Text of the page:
GNH and Democracy in Bhutan
25 March 2010
Bhutan will set new standards if it ensures that delivery processes in critical areas succeed in generating collective happiness, writes Malvika Singh
It is heartening to watch, witness and listen to leaders obsessed and committed to developing mechanisms and processes by which they can administer their country and bring ‘collective happiness’ to their people within the framework of an operating democracy. This is a task that needs equal participation from the civil society and the government. Both institutions need to take on the responsibility of creating a model of governance that sets a fresh, humane agenda for development within carefully spelt-out parameters. At a time of strife and violence across the planet, ‘Gross National Happiness’ could be the development philosophy and index for the future.
A landlocked kingdom that was once a fine-tuned monarchy, Bhutan had been consciously led by an enlightened king and turned into a ‘democracy’ that is structured on a carefully drafted constitution to guide its entry into the realm of the world of nations. Bhutan — with its royal family and parliamentarians — is attempting, creatively, to deal with the socio-economic and political challenges in its neighbourhood as well as on the international stage. It is also working to ensure that its administrative delivery systems carry GNH to the citizens and protect them from the onslaught of the failed systems and processes that the ‘outside’ world has had to endure.
Bhutan is remote, pristine and different. Buddhism and a sense of tranquillity dominate the country. The population is small but scattered across a rough-and-tough terrain that is difficult to traverse. It is a treasure trove of bio-diversity, which is zealously protected and revered. Its ruling elite is well-educated, informed and confident that it will have to address the many challenges and dramatic changes with alacrity as well as with considered caution. The rulers are aware of the pitfalls and problems, and are open to debates, discussions and to sharing ideas and experiences to cross the hurdles with ease.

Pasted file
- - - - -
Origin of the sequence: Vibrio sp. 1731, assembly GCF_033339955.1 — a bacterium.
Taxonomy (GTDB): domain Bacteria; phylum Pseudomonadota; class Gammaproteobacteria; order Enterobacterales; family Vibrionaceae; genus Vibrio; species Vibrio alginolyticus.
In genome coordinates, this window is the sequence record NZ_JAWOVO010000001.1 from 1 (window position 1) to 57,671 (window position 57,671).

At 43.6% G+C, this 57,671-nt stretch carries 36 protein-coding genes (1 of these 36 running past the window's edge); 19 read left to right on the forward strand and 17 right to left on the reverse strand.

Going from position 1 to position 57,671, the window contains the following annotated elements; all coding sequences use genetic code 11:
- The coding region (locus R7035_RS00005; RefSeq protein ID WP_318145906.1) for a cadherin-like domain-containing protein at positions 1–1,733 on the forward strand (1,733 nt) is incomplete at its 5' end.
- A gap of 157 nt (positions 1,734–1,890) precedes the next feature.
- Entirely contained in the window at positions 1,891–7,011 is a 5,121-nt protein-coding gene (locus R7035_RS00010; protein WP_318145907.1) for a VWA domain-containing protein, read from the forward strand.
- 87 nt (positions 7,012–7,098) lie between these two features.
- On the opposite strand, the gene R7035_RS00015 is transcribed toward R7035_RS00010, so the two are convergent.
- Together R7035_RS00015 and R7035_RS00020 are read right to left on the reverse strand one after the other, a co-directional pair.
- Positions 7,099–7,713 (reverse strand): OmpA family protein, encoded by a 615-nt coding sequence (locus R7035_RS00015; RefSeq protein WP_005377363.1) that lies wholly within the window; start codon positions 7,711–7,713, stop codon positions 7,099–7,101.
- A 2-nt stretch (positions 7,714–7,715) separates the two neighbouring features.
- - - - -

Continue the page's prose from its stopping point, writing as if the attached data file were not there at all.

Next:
The first crop of people who stood for elections did not come from civil society but, instead, from the elite bureaucracy that had administered the kingdom for the monarch. This simple truth brings in its wake a strange realization that the person who was trained and experienced to operate the delivery process has become the democratically elected ‘leader’. Therefore, it is imperative to nurture a new, young leadership from the community that will make demands to meet the needs of the people. The foundations of change have to be put in place in preparation for the next election.
There is need for a dialogue between the young and the old, as well as among carefully selected groups of Indians and Bhutanese regarding a number of pertinent issues — democracy and its operational mechanisms; non-government activism that supplements the work done by the State; processes that protect the environment from the ravages of commercialism; the conservation of the ethos and cultural strains that make a country and its people resilient and confident; strategies regarding effective delivery of a rooted ‘education’ to the young who will have to deal with an alien world; measures to ensure the health and well-being of all citizens, approximately 650,000 of them; and on transparent, inclusive governance with the fundamentals of GNH as the anchor.